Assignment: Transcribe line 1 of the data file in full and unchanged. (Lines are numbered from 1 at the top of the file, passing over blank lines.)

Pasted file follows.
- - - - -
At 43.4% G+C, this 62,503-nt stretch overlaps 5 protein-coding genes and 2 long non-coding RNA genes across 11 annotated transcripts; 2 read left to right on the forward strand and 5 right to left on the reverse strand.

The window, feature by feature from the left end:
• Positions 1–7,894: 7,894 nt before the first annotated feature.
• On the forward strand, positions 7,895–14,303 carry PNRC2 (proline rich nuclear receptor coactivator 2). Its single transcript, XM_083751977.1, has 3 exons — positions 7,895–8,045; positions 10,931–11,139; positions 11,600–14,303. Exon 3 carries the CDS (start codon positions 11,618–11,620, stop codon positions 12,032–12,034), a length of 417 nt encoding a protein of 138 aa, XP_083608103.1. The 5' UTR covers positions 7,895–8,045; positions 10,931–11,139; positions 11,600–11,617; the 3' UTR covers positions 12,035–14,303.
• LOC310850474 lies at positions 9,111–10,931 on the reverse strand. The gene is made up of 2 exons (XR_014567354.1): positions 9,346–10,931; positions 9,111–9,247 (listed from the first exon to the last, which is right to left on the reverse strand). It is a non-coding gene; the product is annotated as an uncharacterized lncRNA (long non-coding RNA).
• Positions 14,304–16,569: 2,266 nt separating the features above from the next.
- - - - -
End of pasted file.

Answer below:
At 43.4% G+C, this 62,503-nt stretch overlaps 5 protein-coding genes and 2 long non-coding RNA genes across 11 annotated transcripts; 2 read left to right on the forward strand and 5 right to left on the reverse strand.